The Hardest Working Bartenders Anywhere Pour Thousands of Glasses of Barleywines, shot by Steve Shapiro.
Notes from Gail: Barleywine Fest at Toronado is almost always a highlight for us on the beer calendar, except for those years when we are not quite up for the intensity of it. Last year we opted out of the first day madness, and had some of the more pedestrian also-ran beers a few days later. It’s not the same, and you miss your friends.
This year the Toronado Barleywine Festival was slated for the final Saturday of SF BEER WEEK. For whatever reason, no other San Francisco events were scheduled opposite it. After a week of amazing activities with great word of mouth, here was Saturday and there was only Toronado, a good sized bar with the back room opened up, but always packed for this event, even without the amazing SF BEER WEEK anarchic buzz. There was no getting around it.
We were there early to meet our friends and find a place in the crush. The line down the street was full of people who’d made similar preparations. Slept overnight in their car to get in line early. Brought bread, water, cheeses, empty sixpack carriers to hold little glasses, even Barleywine reference materials.
Barleywine is a perfect traditional English name for a strong, rich, malty amber to copper colored beer that can have flavors such as caramel, honey, toffee, citrus, sherry and more. Some are semisweet, some relatively dry but usually very flavorful. The American versions can have a lot of hop flavors, aromas and a bitter punctuation to all that malt. They often have at least twice the alcohol of a typical lager, and are meant for sipping. You can can buy Barleywine this time of year in the bottle or on tap here and there, but it is still a relatively unknown style to the general public.
So there we were, standing on rain-drenched Haight Street waiting for 11:00 am so we could go in and order little glasses of potent beer. In our case to share sips and talk about Barleywine flavors with beer blogging friends. The bartenders of the Toronado would be proud of the conversation: people near us were briefing one another on how to order effectively, no chatting up the bartenders, say the size and the numbers of the Barleywine taps clearly and loudly. Have cash ready, tip respectfully. Respect.
All this prep got me discombobulated enough that I managed to drop or leave my wallet after ordering the first flight, standing attentively at the bar with Jessica Jones. Thanks to the beer community and fabulous Toronado bartenders, it was returned to me unscathed in a SF BEER WEEK miracle within the hour, in another corner of the packed premises. But we already admire the Toronado team for dealing with the almost impossible demand for this festival. Hey, thanks!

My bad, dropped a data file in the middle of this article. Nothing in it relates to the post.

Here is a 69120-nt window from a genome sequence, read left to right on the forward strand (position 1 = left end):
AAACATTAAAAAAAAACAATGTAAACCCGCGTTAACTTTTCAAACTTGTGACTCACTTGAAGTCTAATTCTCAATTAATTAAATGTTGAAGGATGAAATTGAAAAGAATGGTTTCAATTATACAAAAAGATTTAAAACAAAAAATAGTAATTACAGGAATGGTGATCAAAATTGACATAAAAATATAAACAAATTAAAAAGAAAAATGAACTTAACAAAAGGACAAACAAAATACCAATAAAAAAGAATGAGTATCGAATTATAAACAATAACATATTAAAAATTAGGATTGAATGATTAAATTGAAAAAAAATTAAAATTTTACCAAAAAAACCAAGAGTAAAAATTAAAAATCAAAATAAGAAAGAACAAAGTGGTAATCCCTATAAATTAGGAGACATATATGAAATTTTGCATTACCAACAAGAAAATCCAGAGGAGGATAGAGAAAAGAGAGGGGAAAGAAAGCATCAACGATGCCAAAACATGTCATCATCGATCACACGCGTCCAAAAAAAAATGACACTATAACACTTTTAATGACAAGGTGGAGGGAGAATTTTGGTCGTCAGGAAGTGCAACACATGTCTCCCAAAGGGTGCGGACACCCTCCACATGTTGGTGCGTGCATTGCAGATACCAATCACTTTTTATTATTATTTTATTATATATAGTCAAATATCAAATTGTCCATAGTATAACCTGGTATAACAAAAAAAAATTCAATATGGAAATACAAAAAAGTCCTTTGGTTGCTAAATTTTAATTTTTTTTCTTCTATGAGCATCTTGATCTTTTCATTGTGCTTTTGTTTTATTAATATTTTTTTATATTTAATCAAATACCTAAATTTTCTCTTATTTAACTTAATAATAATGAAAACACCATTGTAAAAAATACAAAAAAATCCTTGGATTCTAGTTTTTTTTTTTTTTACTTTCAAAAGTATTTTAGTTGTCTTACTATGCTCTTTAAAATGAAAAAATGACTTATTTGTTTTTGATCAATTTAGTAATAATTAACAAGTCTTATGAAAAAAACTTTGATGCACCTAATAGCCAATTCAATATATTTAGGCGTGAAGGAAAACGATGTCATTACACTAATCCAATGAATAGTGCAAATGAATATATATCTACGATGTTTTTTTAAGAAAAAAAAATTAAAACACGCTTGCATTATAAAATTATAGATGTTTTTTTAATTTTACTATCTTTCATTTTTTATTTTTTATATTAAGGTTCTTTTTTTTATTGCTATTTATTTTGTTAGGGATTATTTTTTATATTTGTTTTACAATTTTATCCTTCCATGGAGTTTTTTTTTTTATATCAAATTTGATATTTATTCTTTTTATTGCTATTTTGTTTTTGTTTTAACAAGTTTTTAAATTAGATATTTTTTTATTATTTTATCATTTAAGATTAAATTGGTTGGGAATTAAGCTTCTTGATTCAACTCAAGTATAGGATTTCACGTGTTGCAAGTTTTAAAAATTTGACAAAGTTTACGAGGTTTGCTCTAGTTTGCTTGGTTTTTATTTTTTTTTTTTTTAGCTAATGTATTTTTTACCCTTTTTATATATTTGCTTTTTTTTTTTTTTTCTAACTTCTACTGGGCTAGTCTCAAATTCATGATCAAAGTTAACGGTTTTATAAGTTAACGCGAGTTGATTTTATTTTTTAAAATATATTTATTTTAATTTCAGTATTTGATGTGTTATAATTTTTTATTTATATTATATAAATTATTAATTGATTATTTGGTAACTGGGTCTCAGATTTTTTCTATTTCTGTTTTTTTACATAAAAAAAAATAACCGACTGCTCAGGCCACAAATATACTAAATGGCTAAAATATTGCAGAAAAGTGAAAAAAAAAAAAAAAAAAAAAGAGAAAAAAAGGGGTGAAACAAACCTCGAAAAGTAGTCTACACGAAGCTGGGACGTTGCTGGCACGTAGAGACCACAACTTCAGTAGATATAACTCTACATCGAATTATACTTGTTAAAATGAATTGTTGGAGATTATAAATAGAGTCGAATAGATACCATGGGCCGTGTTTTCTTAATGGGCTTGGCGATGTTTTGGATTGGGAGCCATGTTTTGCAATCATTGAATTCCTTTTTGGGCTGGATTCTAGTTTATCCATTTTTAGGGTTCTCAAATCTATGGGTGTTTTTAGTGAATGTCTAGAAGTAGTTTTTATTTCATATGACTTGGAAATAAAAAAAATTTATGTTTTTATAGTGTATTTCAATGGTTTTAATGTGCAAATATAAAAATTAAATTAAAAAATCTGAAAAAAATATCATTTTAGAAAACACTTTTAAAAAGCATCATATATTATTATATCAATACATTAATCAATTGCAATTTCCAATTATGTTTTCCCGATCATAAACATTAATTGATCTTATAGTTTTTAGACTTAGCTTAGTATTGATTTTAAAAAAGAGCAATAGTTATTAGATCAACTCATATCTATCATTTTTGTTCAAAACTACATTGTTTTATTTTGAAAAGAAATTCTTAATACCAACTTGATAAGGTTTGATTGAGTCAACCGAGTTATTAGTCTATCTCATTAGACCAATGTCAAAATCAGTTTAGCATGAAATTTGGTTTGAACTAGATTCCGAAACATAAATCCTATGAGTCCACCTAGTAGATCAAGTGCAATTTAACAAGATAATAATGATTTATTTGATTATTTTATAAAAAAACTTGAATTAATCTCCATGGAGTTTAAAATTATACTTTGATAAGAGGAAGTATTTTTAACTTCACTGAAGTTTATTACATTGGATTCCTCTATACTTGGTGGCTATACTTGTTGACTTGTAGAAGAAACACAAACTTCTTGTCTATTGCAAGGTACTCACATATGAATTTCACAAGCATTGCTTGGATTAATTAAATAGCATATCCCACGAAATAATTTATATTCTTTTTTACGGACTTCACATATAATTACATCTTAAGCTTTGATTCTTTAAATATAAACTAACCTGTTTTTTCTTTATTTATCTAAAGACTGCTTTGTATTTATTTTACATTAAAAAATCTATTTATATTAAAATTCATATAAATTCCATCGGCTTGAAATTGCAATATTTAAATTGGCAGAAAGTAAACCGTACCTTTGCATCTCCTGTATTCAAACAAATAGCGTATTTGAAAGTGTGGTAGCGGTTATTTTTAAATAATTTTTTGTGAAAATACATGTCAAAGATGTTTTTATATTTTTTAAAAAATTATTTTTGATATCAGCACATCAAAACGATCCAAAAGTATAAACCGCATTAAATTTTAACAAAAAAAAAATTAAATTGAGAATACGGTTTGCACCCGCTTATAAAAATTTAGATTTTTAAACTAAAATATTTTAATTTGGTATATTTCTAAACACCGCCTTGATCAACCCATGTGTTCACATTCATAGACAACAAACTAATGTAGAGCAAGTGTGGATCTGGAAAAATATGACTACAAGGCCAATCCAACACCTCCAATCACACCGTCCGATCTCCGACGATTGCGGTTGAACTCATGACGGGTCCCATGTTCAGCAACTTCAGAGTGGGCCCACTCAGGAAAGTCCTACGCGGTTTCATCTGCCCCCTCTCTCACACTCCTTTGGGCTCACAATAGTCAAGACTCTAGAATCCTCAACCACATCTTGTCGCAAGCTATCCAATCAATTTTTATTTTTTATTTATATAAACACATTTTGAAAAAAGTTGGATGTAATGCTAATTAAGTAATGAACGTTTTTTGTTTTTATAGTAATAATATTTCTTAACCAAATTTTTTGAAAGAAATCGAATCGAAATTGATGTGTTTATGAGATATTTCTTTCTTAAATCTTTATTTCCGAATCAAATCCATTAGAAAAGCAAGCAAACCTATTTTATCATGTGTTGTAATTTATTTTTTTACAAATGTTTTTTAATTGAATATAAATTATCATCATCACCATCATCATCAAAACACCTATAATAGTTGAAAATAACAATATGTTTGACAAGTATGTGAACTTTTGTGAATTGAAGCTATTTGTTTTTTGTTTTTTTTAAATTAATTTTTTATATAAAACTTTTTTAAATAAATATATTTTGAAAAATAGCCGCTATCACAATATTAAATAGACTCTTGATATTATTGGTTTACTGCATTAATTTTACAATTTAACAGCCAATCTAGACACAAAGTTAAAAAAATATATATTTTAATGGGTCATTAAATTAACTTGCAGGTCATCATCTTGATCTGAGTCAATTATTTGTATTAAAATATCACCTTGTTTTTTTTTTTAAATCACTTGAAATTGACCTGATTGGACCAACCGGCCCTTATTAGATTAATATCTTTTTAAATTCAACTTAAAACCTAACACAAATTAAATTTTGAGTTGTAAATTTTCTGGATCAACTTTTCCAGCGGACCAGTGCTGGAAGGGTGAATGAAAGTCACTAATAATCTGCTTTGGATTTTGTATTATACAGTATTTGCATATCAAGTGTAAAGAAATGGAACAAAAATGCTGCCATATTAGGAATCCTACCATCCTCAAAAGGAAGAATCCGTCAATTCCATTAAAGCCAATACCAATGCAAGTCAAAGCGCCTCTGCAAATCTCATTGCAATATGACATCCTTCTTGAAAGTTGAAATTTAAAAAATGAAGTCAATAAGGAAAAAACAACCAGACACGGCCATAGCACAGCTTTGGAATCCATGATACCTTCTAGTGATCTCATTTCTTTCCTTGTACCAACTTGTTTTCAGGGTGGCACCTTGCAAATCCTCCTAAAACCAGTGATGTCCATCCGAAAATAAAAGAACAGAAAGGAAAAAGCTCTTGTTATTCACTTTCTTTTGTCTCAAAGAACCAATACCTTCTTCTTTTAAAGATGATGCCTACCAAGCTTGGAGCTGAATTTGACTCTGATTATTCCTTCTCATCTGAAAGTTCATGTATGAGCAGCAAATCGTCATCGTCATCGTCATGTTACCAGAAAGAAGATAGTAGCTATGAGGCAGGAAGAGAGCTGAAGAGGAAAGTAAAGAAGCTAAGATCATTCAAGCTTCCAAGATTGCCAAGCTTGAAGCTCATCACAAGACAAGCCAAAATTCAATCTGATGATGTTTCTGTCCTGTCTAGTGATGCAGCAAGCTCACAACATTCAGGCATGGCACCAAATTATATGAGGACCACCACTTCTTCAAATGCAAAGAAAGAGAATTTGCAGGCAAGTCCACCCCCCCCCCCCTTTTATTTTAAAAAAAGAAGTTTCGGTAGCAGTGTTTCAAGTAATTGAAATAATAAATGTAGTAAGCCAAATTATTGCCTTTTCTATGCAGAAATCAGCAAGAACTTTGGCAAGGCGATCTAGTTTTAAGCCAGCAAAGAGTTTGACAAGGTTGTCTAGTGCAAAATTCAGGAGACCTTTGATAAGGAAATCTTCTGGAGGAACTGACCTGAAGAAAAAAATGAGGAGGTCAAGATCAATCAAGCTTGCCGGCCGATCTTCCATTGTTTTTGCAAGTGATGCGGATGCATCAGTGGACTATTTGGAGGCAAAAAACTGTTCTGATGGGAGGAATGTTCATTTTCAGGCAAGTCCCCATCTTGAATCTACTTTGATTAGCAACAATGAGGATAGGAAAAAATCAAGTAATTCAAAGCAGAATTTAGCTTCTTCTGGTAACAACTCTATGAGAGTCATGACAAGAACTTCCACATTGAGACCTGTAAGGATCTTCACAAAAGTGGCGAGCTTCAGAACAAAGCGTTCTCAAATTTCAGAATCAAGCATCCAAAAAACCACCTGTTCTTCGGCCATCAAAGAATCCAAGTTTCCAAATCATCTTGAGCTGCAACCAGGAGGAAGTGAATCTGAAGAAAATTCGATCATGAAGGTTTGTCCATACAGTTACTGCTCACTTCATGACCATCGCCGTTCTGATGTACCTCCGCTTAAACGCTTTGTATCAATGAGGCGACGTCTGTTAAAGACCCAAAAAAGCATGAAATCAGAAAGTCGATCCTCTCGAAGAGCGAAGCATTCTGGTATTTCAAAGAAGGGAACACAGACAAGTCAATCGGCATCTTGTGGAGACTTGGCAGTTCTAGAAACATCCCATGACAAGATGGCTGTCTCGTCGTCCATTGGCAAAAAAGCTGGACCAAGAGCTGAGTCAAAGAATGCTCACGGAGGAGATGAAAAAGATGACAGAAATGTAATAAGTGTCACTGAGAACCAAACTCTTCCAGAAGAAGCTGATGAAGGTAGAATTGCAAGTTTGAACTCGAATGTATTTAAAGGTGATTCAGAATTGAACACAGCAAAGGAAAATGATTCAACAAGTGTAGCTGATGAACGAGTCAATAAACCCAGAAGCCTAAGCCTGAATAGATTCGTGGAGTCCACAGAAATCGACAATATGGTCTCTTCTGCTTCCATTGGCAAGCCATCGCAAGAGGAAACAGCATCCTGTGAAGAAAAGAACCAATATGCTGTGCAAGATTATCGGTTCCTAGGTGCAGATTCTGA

We had a great time, and saw a lot of happy friends. Peter and Sam Estaniel shared a table with JJ and other friends as planned.
With water and shared tastes, we were doing fine and discussed a lot of excellent beers, as well as identifying some flaws here and there. It was a great tasting experience for our table.
Not everybody takes that approach of course and we saw others who were thoroughly smashed by noon. These are strong drinks, as we all know, and everybody works on a strategy to approach them effectively. This urban drinking survival still life from the bathroom made us laugh too:
(The Beano and the Immodium were not exactly trash — they were not empty, and looked like an attempt to share resources, appease the gods, or else to create an art installation. And there’s science behind this artwork. Barleywine typically has a trace of sweetness and lot of body, both caused by large residual malt molecules that the yeast can’t digest into the combo of alcohol and carbon dioxide gas. We humans are able to further digest those stray large malt-sugars and produce a little gas that the ale yeast could not. The natural Beano enzyme gets to them before our internal enzymes have a chance, and breaks them down without creating gasses. For some reason I find all this beer science interesting, even the part that happens after the beer is poured.)
Hereby nominated for first place award in the category Art and Science installation in a Haight Street bar bathroom, 2009.
As we left, Steve got into yet another conversation, with all the friendly people around. I stood on sidewalk for a while waiting for him to emerge and enjoying the air. First timers, the people we all wanted to see SF BEER WEEK bring in, were walking up to the door and then leaving because it was too packed already. I heard a couple ask “where else do we go for the beer?”
My 2009 SF BEER WEEK feedback, part one:
Schedule something opposite Barleywine fest, someplace in the city, with a different beer style entirely. Perhaps just a Satuday neighborhood passport like that done in a NY Brewfest Festival, so that each of several other bars could have one or two special taps on, and people could walk the circuit to nearby places when they couldn’t get into Toronado. Create other things to go to, since this event has been brutally popular for a decade at least.
Normally I’d say charge us something to get in the door, which addresses some of the happy stampede mentality, and is common among festivals, but the demand for this event is even stronger than the beers, so it wouldn’t help here.
This festival makes a lot of people happy, and was the first place I critically compared great beers side by side, years ago. Thanks for making this impossible event work, Toronado crew members, and “big daddy” Dave Keene.
P.S. — more pictures from participants are up at http://www.flickr.com/groups/sfbeerweek/
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